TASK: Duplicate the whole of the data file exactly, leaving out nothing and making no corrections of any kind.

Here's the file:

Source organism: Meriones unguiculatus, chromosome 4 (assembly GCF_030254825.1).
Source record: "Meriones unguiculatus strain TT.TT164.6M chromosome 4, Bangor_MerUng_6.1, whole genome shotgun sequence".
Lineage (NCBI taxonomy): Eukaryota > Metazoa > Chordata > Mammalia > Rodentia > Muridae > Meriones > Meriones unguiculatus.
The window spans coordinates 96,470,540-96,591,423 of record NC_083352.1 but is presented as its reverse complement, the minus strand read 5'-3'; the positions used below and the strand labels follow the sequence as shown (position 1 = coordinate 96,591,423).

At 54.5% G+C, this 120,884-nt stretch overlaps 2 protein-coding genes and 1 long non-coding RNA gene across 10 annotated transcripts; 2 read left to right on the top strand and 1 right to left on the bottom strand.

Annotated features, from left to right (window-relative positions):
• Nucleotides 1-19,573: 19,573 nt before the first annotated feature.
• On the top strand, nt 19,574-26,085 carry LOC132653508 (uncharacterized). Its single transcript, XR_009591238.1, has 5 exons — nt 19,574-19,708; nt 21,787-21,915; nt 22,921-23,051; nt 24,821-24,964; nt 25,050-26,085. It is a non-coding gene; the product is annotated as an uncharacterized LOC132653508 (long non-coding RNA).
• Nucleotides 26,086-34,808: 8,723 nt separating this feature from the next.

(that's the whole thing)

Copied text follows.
Source organism: Meriones unguiculatus, chromosome 4 (assembly GCF_030254825.1).
Source record: "Meriones unguiculatus strain TT.TT164.6M chromosome 4, Bangor_MerUng_6.1, whole genome shotgun sequence".
Lineage (NCBI taxonomy): Eukaryota > Metazoa > Chordata > Mammalia > Rodentia > Muridae > Meriones > Meriones unguiculatus.
The window spans coordinates 96,470,540-96,591,423 of record NC_083352.1 but is presented as its reverse complement, the minus strand read 5'-3'; the positions used below and the strand labels follow the sequence as shown (position 1 = coordinate 96,591,423).

At 54.5% G+C, this 120,884-nt stretch overlaps 2 protein-coding genes and 1 long non-coding RNA gene across 10 annotated transcripts; 2 read left to right on the top strand and 1 right to left on the bottom strand.

Annotated features, from left to right (window-relative positions):
• Nucleotides 1-19,573: 19,573 nt before the first annotated feature.
• On the top strand, nt 19,574-26,085 carry LOC132653508 (uncharacterized). Its single transcript, XR_009591238.1, has 5 exons — nt 19,574-19,708; nt 21,787-21,915; nt 22,921-23,051; nt 24,821-24,964; nt 25,050-26,085. It is a non-coding gene; the product is annotated as an uncharacterized LOC132653508 (long non-coding RNA).
• Nucleotides 26,086-34,808: 8,723 nt separating this feature from the next.